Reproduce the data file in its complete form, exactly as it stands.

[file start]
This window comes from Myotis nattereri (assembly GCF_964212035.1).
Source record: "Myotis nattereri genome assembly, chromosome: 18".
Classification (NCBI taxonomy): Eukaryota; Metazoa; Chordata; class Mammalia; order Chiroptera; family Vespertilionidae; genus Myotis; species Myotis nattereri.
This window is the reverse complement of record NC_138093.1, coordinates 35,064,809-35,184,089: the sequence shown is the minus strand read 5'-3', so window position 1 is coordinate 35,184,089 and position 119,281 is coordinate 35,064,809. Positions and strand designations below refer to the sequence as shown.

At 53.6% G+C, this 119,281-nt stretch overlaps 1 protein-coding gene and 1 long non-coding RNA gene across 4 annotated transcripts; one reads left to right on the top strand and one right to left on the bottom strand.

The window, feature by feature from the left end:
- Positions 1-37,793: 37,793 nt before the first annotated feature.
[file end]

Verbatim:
This window comes from Myotis nattereri (assembly GCF_964212035.1).
Source record: "Myotis nattereri genome assembly, chromosome: 18".
Classification (NCBI taxonomy): Eukaryota; Metazoa; Chordata; class Mammalia; order Chiroptera; family Vespertilionidae; genus Myotis; species Myotis nattereri.
This window is the reverse complement of record NC_138093.1, coordinates 35,064,809-35,184,089: the sequence shown is the minus strand read 5'-3', so window position 1 is coordinate 35,184,089 and position 119,281 is coordinate 35,064,809. Positions and strand designations below refer to the sequence as shown.

At 53.6% G+C, this 119,281-nt stretch overlaps 1 protein-coding gene and 1 long non-coding RNA gene across 4 annotated transcripts; one reads left to right on the top strand and one right to left on the bottom strand.

The window, feature by feature from the left end:
- Positions 1-37,793: 37,793 nt before the first annotated feature.